September 24, 2001
Mr. H. Douglas Cox
Assistant Superintendent Division of Instructional
Commonwealth of Virginia
Department of Education
P.O. Box 2120
Richmond, Virginia 23218-2120
Dear Mr. Cox:
This is a response to your letter to JoLeta
Reynolds, Special Assistant to the Director of the Office of Special Education
Programs (OSEP), requesting clarification regarding whether a parent may
withhold or refuse consent for initial provision of special education and
related services. Although your letter uses the term placement, Dr. Reynolds'
telephone conversation with you subsequent to receiving your letter clarifies
that you intended to use the phrase consent for initial provision of special
education and related services rather than the term placement of a child
with a disability under the Individuals with Disabilities Education Act
(IDEA). Specifically, you ask two questions regarding parental consent
for initial services, which are restated below with our response to each
Part B of the IDEA requires parental consent for the initial provision of special education and related services and does not permit public agencies to override a parental refusal to consent to the initial provision of special education and related services. Part B specifically requires at 34 CFR §§300.505(a)(1) that informed parental consent must be obtained before initial evaluation, reevaluation, or the initial provision of special education and related services to a child with a disability.
Section 614(a)(1)(C)(i) of the IDEA Amendments
of 1997 states that parental consent must be obtained before an evaluation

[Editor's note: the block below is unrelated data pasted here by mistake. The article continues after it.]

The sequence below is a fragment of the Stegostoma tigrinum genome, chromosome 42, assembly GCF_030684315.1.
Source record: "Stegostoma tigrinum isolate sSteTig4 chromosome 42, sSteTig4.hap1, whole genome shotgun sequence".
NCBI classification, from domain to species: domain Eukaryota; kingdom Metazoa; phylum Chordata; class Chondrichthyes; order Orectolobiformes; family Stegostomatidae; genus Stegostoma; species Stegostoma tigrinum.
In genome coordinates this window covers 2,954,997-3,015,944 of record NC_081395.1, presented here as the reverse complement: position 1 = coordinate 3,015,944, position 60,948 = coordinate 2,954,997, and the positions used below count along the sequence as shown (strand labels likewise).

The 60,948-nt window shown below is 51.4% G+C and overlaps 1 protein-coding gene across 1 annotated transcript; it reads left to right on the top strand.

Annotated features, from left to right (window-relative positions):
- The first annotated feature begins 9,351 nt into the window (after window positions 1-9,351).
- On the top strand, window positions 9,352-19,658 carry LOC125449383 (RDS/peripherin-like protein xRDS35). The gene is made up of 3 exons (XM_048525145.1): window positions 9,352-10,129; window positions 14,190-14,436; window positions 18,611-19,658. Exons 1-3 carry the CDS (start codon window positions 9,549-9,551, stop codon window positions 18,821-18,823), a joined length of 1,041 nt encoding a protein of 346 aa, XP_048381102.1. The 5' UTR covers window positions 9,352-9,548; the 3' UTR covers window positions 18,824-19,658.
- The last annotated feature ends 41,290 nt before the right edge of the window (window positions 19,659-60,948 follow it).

is conducted. It further states that "parental consent for evaluation shall
not be construed as consent for placement for receipt of special education
and related services." This provision is immediately followed by section
614(a)(1)(C)(ii), which states that if the parents of such child refuse
consent for evaluation, the agency may continue to pursue an evaluation
by utilizing the mediation and due process procedures under section 615,
except to the extent inconsistent with State law relating to parental consent.
Therefore, Congress was clearly aware of the long-standing regulatory requirement
that parental consent must be obtained before the initial provision of
special education and related services and in the section immediately following
reference to that consent requirement only provided for override of consent
to evaluations. This statutory language is reflected in the regulations
at 34 CFR §§300.505(b). The IDEA regulations do not permit an
override for initial provision of special education and related services.
The IDEA does not permit public agencies to initiate a due process hearing if a parent refuses to consent to the initial provision of special education and related services. Consent means that the parent has been fully informed of all information relevant to the activity for which consent is sought, in his or her native language, or other mode of communication (see 34 CFR §§300.500(b)(1))). However, a public agency may offer mediation and informally attempt to explain to the parent the potential consequences to their child's education if the parent chooses not to provide consent for the initial provision of special education and related services for their child.
As an additional point of clarification,
if a State or agency adopts parent consent requirements in addition to
the consent required before initial or reevaluation and initial provision
of services as addressed in 34 CFR §§300.505(a)-(c), (for example,
consent before a change in the services provided to a student), it must
have "effective procedures to ensure that a parent's refusal of that consent
does not result in a failure to provide the child with FAPE." 34 CFR §§300.505(d).
Finally, we understand from your telephone
conversation that the State of Virginia may have State statutes and regulations
that are inconsistent with respect to this matter. If there are State statutes,
regulations, and policies that are inconsistent with the IDEA regarding
these issues, then the State must change these State-level rules so that
there is no conflict with the IDEA requirements. We hope that you find
this explanation helpful. If you need further assistance, please call Dr.
JoLeta Reynolds at 202-205-5507 or Mr. Troy Justesen at 202-205-9053.
Patricia J. Guard
Office of Special Education Programs